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A 2023 Hurricane Season Outlook Update

  • The Weather Company, Colorado State University, and NOAA gave their outlooks for the season.
  • The hurricane season outlook for 2023 is tougher than usual.
  • That’s because there are a few opposing signals.
  • Atlantic water is extremely warm in many areas, which can intensify hurricanes.
  • However, strong El Niños are increasingly likely, which tends to reduce the number of hurricanes.

A new outlook from The Weather Company adds to forecasters’ expectations for the 2023 Atlantic Hurricane Season to be slightly higher but more unpredictable.

The new outlook from The Weather Company and Atmospheric G2 is for 17 named storms, nine hurricanes and four hurricanes reaching at least Category 3 status. This is an increase of a named storm, a hurricane. and one major hurricane since their previous forecast, published in mid-May. This increase in named storms and the overall outlook of the 17 named storms include an unnamed subtropical storm that formed in January, but was not added to the official record for to May.

Other recent forecast updates can be found below.

Since mid-spring, we’ve been suggesting that two competing factors will vie for control this year: an intensifying El Niño and extremely warm Atlantic water temperatures.

But that balance is continuing to shift in favor of warm Atlantic waters as those waters warm relative to average. in the Gulf of Mexico and the subtropical Atlantic Ocean.

We’ve had two named storms this season through mid-June, including an unnamed system in January that was retroactively upgraded by the National Hurricane Center in May. The third storm of the season usually doesn’t arrive until early August, but did occur as early as June 2 (Cristobal 2020).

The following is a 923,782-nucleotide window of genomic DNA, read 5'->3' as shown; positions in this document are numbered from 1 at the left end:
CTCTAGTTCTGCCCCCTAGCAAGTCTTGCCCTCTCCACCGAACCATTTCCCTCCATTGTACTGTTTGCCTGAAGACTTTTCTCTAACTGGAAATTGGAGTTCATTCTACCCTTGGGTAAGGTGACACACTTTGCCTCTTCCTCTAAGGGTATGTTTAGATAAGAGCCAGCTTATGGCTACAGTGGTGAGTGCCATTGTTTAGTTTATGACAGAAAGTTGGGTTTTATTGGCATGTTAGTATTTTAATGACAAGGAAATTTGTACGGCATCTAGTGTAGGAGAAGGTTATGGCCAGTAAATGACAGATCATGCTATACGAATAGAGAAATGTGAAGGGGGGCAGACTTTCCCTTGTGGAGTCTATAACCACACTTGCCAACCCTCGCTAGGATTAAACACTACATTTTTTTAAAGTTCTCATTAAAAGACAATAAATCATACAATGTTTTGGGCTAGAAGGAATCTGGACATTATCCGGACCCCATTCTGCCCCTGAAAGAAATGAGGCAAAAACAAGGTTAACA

The Atlantic Ocean is very warm

Hurricane season usually begins when the water temperature reaches 80 degrees, which usually occurs between June 1 and November 30. If other factors are in balance, the deeper and warmer the ocean water is, the more likely a storm could be. stronger.

The water temperature is at such a warm level that it feels more like August than June with plenty of time to warm up further.

Usually, early in the season, a cold rift exists between the Cape Verde Islands and Bermuda and north of the Leeward Antilles. Tropical waves traveling to these colder waters often fail to withstand the extreme conditions.

This year, however, warmer-than-average water has created a bridge across the Atlantic that systems have (as of June 17) been forecast to cross. This will open the door to more tropical waves this season.

Phil K​lotzbach, a tropical scientist at Colorado State University and head of their forecasting team, noted their forecast. should have been lower if the water temperature is close to the average due to El Niño.

El Niño is developing

Another factor in this outlook that could have the opposite effect is the waters of the Atlantic Ocean in 2023.

The equatorial waters of the Pacific Ocean have been cooler than average for the past three hurricane seasons – a condition known as La Niña. But that lingering La Niña is finally gone, and this patch of water is now heating up rapidly.